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A working mother has won £185,000 in damages after her employer refused to grant a flexible working request.
Working mum Alice Thompson wanted to work shorter hours to be able to pick up her daughter from nursery, but her employer refused, forcing her to resign from the job at the estate agent firm.
Speaking to BBC Radio 4’s Woman’s Hour, Thompson said: “If they needed me for the full hours, maybe eight ’til five instead of nine ’til six, that’s something I could have worked around.”
“But it was shut down, every avenue, not listened to, not considered. And I was left with no other option but to resign.
“How are mums meant to have careers and families? It’s 2021 not 1971,” she added.
After spending tens of thousands suing her employer, the former estate agent has been awarded £185,000 by an employment tribunal. It found her employer, Manors Estate Agents, failed to consider more flexible working arrangements, which put Thompson at a disadvantage.
Flexible working for parents
Thompson is not the only parent dealing with inflexible working hours. Pregnant Then Screwed is an organisation that highlights the injustices parents face in the UK.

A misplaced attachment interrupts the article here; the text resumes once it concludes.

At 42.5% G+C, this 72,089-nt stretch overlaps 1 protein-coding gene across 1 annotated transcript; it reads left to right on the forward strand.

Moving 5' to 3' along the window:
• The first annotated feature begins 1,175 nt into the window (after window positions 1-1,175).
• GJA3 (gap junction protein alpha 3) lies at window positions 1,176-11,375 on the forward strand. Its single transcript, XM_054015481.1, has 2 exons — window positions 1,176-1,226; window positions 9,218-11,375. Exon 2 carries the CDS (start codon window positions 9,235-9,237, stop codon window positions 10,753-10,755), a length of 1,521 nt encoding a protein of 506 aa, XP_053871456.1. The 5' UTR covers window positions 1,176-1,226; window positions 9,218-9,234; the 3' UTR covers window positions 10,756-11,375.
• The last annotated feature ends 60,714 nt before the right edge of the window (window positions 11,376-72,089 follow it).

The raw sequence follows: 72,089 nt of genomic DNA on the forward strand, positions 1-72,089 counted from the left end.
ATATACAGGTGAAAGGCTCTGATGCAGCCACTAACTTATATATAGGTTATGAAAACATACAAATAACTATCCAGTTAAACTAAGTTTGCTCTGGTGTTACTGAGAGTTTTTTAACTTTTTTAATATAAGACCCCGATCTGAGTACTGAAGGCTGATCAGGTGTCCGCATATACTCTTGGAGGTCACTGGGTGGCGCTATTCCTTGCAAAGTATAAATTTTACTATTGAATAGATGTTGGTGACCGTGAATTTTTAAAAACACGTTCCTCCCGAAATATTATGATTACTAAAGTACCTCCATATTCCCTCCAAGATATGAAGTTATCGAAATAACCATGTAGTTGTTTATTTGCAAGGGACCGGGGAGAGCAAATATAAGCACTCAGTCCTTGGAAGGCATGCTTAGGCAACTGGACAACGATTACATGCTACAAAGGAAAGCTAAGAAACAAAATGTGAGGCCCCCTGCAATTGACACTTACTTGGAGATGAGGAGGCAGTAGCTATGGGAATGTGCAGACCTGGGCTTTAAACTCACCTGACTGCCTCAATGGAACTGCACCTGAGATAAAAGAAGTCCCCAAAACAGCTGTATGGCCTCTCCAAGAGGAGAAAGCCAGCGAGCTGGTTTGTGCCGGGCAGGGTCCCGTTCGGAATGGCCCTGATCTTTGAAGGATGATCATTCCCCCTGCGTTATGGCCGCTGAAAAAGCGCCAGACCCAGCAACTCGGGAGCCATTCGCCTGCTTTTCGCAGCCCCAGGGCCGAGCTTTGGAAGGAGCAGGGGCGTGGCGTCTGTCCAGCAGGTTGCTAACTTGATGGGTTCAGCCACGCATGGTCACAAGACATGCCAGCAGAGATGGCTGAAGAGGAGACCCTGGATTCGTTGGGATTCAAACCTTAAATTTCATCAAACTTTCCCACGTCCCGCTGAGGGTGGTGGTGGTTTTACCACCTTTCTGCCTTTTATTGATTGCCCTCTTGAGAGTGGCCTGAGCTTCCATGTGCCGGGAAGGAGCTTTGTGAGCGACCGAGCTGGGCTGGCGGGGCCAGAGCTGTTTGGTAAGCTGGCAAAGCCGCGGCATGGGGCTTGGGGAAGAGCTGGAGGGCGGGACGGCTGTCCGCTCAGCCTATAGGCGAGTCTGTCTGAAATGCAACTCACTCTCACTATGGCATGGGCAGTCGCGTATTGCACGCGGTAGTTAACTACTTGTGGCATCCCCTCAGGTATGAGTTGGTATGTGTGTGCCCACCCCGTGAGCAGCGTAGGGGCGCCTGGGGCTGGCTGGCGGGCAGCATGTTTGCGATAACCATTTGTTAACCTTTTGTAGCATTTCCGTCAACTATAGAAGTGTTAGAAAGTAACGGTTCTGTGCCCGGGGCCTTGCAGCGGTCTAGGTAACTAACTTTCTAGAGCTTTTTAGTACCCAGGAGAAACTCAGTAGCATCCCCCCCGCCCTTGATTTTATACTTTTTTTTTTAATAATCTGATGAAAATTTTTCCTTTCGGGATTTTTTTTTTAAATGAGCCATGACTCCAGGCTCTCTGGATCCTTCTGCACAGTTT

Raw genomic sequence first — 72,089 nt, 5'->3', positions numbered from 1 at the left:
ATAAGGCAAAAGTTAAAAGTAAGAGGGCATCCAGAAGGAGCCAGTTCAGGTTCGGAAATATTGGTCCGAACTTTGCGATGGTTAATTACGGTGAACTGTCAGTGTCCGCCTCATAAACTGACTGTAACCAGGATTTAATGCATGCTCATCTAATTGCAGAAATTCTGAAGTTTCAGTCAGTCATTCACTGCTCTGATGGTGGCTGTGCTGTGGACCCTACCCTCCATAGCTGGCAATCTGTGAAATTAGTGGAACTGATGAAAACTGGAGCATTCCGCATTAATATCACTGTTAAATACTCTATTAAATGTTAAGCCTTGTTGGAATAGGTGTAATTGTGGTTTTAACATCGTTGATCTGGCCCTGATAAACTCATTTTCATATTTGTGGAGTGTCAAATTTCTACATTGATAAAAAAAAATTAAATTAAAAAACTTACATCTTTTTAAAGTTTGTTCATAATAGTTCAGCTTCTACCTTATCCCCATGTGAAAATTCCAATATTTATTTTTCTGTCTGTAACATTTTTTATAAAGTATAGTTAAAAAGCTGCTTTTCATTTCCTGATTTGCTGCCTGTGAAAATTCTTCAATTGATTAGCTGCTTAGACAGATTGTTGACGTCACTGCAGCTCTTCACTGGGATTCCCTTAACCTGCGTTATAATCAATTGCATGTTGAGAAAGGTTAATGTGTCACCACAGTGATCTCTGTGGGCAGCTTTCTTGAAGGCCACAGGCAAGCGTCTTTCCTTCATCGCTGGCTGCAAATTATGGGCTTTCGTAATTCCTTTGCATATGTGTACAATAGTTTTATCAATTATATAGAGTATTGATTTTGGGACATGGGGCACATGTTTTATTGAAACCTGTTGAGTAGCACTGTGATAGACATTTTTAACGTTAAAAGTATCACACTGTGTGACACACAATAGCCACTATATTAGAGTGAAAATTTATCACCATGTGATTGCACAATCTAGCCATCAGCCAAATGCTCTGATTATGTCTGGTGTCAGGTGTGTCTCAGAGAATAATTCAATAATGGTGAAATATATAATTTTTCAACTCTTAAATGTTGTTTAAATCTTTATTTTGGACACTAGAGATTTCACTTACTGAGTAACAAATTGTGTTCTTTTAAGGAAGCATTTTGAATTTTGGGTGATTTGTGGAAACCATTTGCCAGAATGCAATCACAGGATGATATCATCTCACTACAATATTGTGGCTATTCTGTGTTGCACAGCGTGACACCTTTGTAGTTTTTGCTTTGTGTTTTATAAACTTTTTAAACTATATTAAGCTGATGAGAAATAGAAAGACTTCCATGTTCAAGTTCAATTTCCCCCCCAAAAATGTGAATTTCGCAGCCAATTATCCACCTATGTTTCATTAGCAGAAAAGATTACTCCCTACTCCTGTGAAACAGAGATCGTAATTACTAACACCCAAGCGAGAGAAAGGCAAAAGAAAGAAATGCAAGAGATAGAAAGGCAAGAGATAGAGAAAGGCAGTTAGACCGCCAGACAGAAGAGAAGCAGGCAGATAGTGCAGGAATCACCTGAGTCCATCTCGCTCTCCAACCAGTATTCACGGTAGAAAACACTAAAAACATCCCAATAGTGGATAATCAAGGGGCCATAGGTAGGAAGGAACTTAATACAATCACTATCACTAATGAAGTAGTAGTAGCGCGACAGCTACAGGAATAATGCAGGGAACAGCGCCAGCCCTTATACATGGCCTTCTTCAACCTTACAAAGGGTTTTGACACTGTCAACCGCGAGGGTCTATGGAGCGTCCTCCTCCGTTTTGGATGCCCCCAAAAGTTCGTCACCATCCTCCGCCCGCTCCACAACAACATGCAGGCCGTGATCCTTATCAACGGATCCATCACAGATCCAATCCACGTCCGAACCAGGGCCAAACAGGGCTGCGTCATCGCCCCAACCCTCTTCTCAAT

Joeli Brearley, founder and chief executive of Pregnant Then Screwed commented: “Cases like this are so rare because they are mammoth undertakings and employees can feel completely powerless but look at Alice smashing it up and changing the outlook for working parents everywhere.
“This case is a massive win for flexible working. Massive.”
Is the childcare sector affordable for younger parents?
Pregnant Then Screwed is known to campaign for parents’ rights on maternity leave or at work.
Brearley said in an Instagram post that she created this campaign to show: “how childcare costs and a lack of availability was forcing mothers back to the kitchen sink or negatively impacting their earning potential; how we need a much-improved parental leave system.”
The organisation will participate in a Westminster debate this month alongside Grazia and The Juggle. The focus of the debate is on whether the UK’s childcare sector is affordable and fit for purpose.
The average price of childcare costs increased from last year. Sending a child under the age of two to a nursery can cost as much as £7,160 in 2021, compared to £6,800 in 2020 according to Daynursuries.co.uk.
Alice Thompson mentioned that the case came at a huge financial cost: “but there’s a greater picture to trying to make some small change in the world for the better.”
Mouthy Money has approached Manors for comment.
Dana is a former reporter at Mouthy Money, having previously worked for Times Money Mentor and the BBC.